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|Federal Highway Administration > Publications > Public Roads > Vol. 67 · No. 1 > Executing the Executive Order|
Executing the Executive Order
by Frederick Skaer
Federal agencies today are collaborating more effectively on environmental reviews of major transportation projects, thanks to a new Presidential mandate.
Executive orders (EOs) are one of the ways that U.S. presidents provide direction to Federal agencies. Unlike a law or a regulation, EOs do not carry the full force of law. Generally they are not enforceable in court, because they deal with issues of how the executive branch operates internally rather than imposing requirements on citizens, corporations, or non-Federal governments. Nevertheless, Executive orders can be a visible and effective way for presidents to communicate expectations to Federal agencies, especially on subjects that require the cooperation of more than one agency.
Since George Washington issued the first EO, presidents have issued EOs on a wide variety of subjects. For example, both the Louisiana Purchase and the Emancipation Proclamation were accomplished by EOs.
On September 18, 2002, President George W. Bush signed Executive Order 13274. Titled "Environmental Stewardship and Transportation Infrastructure Project Reviews," the order directed Federal agencies to collaborate more effectively to advance major transportation projects that undergo environmental reviews and to promote appropriate environmental stewardship by transportation agencies.
In the EO, President Bush states: "The development and implementation of transportation infrastructure projects in an efficient and environmentally sound manner is essential to the well-being of the American people and a strong American economy. Executive departments and agencies . . . shall take appropriate actions, to the extent consistent with applicable law and available resources, to promote environmental stewardship in the Nation's transportation system and expedite environmental reviews of high-priority transportation infrastructure projects."
The EO establishes an interagency task force and directs the Secretary of Transportation to designate a list of priority projects for the group's oversight. The order also instructs the task force to cooperate in developing improved processes for environmental reviews and encourages the Secretary of Transportation to work with Federal agencies and State and local governments to implement stewardship measures throughout the transportation system.
Interagency Task Force
Under the terms of the EO, U.S. Secretary of Transportation Norman Y. Mineta chairs a task force made up of executives from the other Federal agencies most involved in environmental reviews for transportation projects.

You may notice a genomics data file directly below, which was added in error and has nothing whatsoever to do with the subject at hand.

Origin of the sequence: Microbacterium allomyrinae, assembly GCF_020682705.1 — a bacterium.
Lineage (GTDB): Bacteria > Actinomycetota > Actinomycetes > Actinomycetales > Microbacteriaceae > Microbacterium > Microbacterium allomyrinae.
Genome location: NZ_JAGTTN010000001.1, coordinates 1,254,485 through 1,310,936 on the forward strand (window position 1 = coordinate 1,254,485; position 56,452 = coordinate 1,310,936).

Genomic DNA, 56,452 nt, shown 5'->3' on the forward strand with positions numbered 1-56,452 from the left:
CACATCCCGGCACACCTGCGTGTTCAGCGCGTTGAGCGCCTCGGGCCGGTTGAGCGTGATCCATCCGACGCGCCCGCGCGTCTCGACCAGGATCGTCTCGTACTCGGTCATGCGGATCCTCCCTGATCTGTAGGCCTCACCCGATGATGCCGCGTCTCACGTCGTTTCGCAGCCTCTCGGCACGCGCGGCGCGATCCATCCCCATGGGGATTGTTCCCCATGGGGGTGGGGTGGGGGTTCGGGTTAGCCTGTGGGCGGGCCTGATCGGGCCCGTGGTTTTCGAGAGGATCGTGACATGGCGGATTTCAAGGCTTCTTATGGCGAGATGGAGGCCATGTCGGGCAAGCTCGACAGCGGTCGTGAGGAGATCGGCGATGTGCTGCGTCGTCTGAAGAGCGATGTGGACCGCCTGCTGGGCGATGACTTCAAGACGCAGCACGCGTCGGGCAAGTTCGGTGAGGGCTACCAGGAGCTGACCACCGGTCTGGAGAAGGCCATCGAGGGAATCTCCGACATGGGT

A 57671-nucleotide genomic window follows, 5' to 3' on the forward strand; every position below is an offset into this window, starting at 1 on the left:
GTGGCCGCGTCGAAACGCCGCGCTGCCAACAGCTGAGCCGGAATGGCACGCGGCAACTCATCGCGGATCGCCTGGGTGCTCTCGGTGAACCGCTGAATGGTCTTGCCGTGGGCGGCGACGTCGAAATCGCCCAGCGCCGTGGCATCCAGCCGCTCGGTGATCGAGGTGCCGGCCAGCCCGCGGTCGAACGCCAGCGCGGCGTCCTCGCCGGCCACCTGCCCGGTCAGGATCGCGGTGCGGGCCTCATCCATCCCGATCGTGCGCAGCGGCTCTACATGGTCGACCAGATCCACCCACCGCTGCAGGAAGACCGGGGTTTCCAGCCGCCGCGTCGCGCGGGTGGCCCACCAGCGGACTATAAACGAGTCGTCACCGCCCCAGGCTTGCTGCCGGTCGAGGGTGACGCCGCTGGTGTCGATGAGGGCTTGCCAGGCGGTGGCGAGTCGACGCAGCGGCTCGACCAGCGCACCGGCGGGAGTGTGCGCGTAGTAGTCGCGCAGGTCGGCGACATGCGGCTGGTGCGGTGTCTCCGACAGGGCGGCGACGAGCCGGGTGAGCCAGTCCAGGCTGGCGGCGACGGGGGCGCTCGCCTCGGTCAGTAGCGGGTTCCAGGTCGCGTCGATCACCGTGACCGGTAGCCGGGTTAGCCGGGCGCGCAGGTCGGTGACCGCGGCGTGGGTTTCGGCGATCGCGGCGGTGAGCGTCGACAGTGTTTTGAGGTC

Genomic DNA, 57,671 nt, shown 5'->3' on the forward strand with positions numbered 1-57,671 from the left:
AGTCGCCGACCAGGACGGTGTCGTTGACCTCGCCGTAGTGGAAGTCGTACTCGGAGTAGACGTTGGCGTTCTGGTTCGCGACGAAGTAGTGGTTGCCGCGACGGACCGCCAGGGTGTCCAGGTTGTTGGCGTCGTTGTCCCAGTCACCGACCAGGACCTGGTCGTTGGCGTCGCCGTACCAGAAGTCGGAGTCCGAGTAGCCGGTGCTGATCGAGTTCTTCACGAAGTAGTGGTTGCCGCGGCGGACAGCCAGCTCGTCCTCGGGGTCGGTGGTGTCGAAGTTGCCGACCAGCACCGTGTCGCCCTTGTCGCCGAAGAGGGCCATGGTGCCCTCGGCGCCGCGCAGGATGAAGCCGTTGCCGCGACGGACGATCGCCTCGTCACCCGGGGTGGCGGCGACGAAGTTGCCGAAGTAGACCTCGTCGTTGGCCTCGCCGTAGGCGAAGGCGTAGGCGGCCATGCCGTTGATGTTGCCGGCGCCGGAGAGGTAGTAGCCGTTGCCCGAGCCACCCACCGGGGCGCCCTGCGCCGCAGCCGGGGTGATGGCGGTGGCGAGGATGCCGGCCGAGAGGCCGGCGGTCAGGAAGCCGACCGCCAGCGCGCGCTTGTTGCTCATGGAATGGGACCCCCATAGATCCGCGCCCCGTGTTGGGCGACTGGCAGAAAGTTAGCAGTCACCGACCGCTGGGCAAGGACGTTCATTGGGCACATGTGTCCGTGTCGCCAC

"Too many transportation projects become mired for too long in the complex web of clearances required by Federal and State law," says Secretary Mineta. "This initiative is intended to make our transportation investments more efficient, helping ease congestion and reduce pollution. The President's commitment to environmental stewardship is a key element of this measure. The interagency task force established from this EO will promote common sense streamlining and responsible environmental stewardship in transportation projects."
The EO directs the task force to meet quarterly to monitor progress in advancing priority projects, improving review processes, and working together on environmental stewardship initiatives. Each year the task force must submit a report of its progress through the Council on Environmental Quality to the President.
Secretary Mineta is authorized under the EO to select projects to receive priority treatment by the agencies that are the members of the task force. On October 31, 2002, he selected seven projects and then added another six in February 2003. The selections represent highway, airport, and transit projects that are important to the Nation, have strong local support, and entail difficult environmental issues involving a number of Federal agencies. Working through contentious environmental concerns in an expeditious way is one of the goals of the EO.
By focusing the attention of field and headquarters officials from the agencies that are involved, the EO is a catalyst for identifying areas of disagreement and creating an urgency to resolve concerns that otherwise might persist over long periods of time. In leading the interagency task force, Secretary Mineta has communicated clearly that the EO will not be used as a way to advance environmentally unsound projects. Instead, the order will help ensure that projects are environmentally sound and receive needed Federal environmental approvals on schedule.